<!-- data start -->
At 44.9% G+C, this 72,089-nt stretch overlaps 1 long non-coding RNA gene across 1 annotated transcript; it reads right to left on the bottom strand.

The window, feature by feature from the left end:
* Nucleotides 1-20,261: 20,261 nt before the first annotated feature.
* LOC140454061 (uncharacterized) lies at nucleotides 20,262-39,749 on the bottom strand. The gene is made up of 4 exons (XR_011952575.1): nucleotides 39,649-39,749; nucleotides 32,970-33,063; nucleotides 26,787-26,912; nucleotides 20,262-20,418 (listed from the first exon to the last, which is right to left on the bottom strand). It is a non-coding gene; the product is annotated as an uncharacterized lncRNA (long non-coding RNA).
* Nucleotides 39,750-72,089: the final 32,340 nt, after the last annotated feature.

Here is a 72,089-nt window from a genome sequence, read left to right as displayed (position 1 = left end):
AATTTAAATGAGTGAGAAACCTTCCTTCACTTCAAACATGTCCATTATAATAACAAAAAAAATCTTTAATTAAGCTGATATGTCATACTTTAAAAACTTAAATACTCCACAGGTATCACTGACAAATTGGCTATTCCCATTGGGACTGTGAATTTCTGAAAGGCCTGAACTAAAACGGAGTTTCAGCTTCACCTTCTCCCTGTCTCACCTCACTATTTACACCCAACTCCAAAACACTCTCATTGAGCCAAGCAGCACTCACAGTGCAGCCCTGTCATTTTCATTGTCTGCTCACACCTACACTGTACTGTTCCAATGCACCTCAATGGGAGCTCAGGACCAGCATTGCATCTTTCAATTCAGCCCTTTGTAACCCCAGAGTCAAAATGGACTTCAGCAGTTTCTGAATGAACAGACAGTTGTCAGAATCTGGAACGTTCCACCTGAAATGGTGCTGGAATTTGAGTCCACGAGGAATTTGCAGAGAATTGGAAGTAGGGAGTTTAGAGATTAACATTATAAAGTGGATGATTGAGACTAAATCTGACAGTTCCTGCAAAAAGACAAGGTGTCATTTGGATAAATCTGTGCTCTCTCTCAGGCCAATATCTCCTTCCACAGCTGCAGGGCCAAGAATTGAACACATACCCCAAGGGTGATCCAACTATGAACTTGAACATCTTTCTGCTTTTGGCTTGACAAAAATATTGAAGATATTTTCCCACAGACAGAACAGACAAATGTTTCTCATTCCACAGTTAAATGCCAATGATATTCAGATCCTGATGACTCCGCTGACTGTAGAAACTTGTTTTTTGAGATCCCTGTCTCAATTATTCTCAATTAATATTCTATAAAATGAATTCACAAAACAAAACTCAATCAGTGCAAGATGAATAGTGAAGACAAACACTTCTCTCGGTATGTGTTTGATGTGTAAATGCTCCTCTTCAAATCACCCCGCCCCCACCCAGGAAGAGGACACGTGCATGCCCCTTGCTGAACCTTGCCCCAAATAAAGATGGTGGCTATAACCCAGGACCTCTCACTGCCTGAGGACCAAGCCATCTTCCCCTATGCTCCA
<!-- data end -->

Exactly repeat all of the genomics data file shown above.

At 44.9% G+C, this 72,089-nt stretch overlaps 1 long non-coding RNA gene across 1 annotated transcript; it reads right to left on the bottom strand.

The window, feature by feature from the left end:
* Nucleotides 1-20,261: 20,261 nt before the first annotated feature.
* LOC140454061 (uncharacterized) lies at nucleotides 20,262-39,749 on the bottom strand. The gene is made up of 4 exons (XR_011952575.1): nucleotides 39,649-39,749; nucleotides 32,970-33,063; nucleotides 26,787-26,912; nucleotides 20,262-20,418 (listed from the first exon to the last, which is right to left on the bottom strand). It is a non-coding gene; the product is annotated as an uncharacterized lncRNA (long non-coding RNA).
* Nucleotides 39,750-72,089: the final 32,340 nt, after the last annotated feature.

Here is a 72,089-nt window from a genome sequence, read left to right as displayed (position 1 = left end):
AATTTAAATGAGTGAGAAACCTTCCTTCACTTCAAACATGTCCATTATAATAACAAAAAAAATCTTTAATTAAGCTGATATGTCATACTTTAAAAACTTAAATACTCCACAGGTATCACTGACAAATTGGCTATTCCCATTGGGACTGTGAATTTCTGAAAGGCCTGAACTAAAACGGAGTTTCAGCTTCACCTTCTCCCTGTCTCACCTCACTATTTACACCCAACTCCAAAACACTCTCATTGAGCCAAGCAGCACTCACAGTGCAGCCCTGTCATTTTCATTGTCTGCTCACACCTACACTGTACTGTTCCAATGCACCTCAATGGGAGCTCAGGACCAGCATTGCATCTTTCAATTCAGCCCTTTGTAACCCCAGAGTCAAAATGGACTTCAGCAGTTTCTGAATGAACAGACAGTTGTCAGAATCTGGAACGTTCCACCTGAAATGGTGCTGGAATTTGAGTCCACGAGGAATTTGCAGAGAATTGGAAGTAGGGAGTTTAGAGATTAACATTATAAAGTGGATGATTGAGACTAAATCTGACAGTTCCTGCAAAAAGACAAGGTGTCATTTGGATAAATCTGTGCTCTCTCTCAGGCCAATATCTCCTTCCACAGCTGCAGGGCCAAGAATTGAACACATACCCCAAGGGTGATCCAACTATGAACTTGAACATCTTTCTGCTTTTGGCTTGACAAAAATATTGAAGATATTTTCCCACAGACAGAACAGACAAATGTTTCTCATTCCACAGTTAAATGCCAATGATATTCAGATCCTGATGACTCCGCTGACTGTAGAAACTTGTTTTTTGAGATCCCTGTCTCAATTATTCTCAATTAATATTCTATAAAATGAATTCACAAAACAAAACTCAATCAGTGCAAGATGAATAGTGAAGACAAACACTTCTCTCGGTATGTGTTTGATGTGTAAATGCTCCTCTTCAAATCACCCCGCCCCCACCCAGGAAGAGGACACGTGCATGCCCCTTGCTGAACCTTGCCCCAAATAAAGATGGTGGCTATAACCCAGGACCTCTCACTGCCTGAGGACCAAGCCATCTTCCCCTATGCTCCA